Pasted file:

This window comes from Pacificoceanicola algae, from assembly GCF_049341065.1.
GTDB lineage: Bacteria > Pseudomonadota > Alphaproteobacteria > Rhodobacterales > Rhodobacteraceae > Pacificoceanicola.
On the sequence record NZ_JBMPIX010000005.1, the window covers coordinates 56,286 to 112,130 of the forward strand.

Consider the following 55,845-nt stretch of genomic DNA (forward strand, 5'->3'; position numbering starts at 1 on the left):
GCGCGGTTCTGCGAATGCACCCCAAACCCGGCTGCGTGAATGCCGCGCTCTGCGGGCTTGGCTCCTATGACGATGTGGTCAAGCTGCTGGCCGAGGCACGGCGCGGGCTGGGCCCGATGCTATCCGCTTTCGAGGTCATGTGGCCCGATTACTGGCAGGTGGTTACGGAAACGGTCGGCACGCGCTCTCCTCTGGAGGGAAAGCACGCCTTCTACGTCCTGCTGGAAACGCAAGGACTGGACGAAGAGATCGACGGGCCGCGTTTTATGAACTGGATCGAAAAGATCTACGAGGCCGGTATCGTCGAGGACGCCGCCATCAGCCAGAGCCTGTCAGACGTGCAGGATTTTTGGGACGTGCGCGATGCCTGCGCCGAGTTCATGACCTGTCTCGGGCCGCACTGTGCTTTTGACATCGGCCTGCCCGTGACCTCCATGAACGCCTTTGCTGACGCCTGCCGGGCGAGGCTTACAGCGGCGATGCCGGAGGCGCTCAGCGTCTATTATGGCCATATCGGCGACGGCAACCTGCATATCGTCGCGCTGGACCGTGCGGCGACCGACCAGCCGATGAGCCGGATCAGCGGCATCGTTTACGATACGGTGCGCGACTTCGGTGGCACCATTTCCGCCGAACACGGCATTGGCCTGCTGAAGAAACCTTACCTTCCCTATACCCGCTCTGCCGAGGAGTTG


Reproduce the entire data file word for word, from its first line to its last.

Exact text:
This window comes from Pacificoceanicola algae, from assembly GCF_049341065.1.
GTDB lineage: Bacteria > Pseudomonadota > Alphaproteobacteria > Rhodobacterales > Rhodobacteraceae > Pacificoceanicola.
On the sequence record NZ_JBMPIX010000005.1, the window covers coordinates 56,286 to 112,130 of the forward strand.

Consider the following 55,845-nt stretch of genomic DNA (forward strand, 5'->3'; position numbering starts at 1 on the left):
GCGCGGTTCTGCGAATGCACCCCAAACCCGGCTGCGTGAATGCCGCGCTCTGCGGGCTTGGCTCCTATGACGATGTGGTCAAGCTGCTGGCCGAGGCACGGCGCGGGCTGGGCCCGATGCTATCCGCTTTCGAGGTCATGTGGCCCGATTACTGGCAGGTGGTTACGGAAACGGTCGGCACGCGCTCTCCTCTGGAGGGAAAGCACGCCTTCTACGTCCTGCTGGAAACGCAAGGACTGGACGAAGAGATCGACGGGCCGCGTTTTATGAACTGGATCGAAAAGATCTACGAGGCCGGTATCGTCGAGGACGCCGCCATCAGCCAGAGCCTGTCAGACGTGCAGGATTTTTGGGACGTGCGCGATGCCTGCGCCGAGTTCATGACCTGTCTCGGGCCGCACTGTGCTTTTGACATCGGCCTGCCCGTGACCTCCATGAACGCCTTTGCTGACGCCTGCCGGGCGAGGCTTACAGCGGCGATGCCGGAGGCGCTCAGCGTCTATTATGGCCATATCGGCGACGGCAACCTGCATATCGTCGCGCTGGACCGTGCGGCGACCGACCAGCCGATGAGCCGGATCAGCGGCATCGTTTACGATACGGTGCGCGACTTCGGTGGCACCATTTCCGCCGAACACGGCATTGGCCTGCTGAAGAAACCTTACCTTCCCTATACCCGCTCTGCCGAGGAGTTG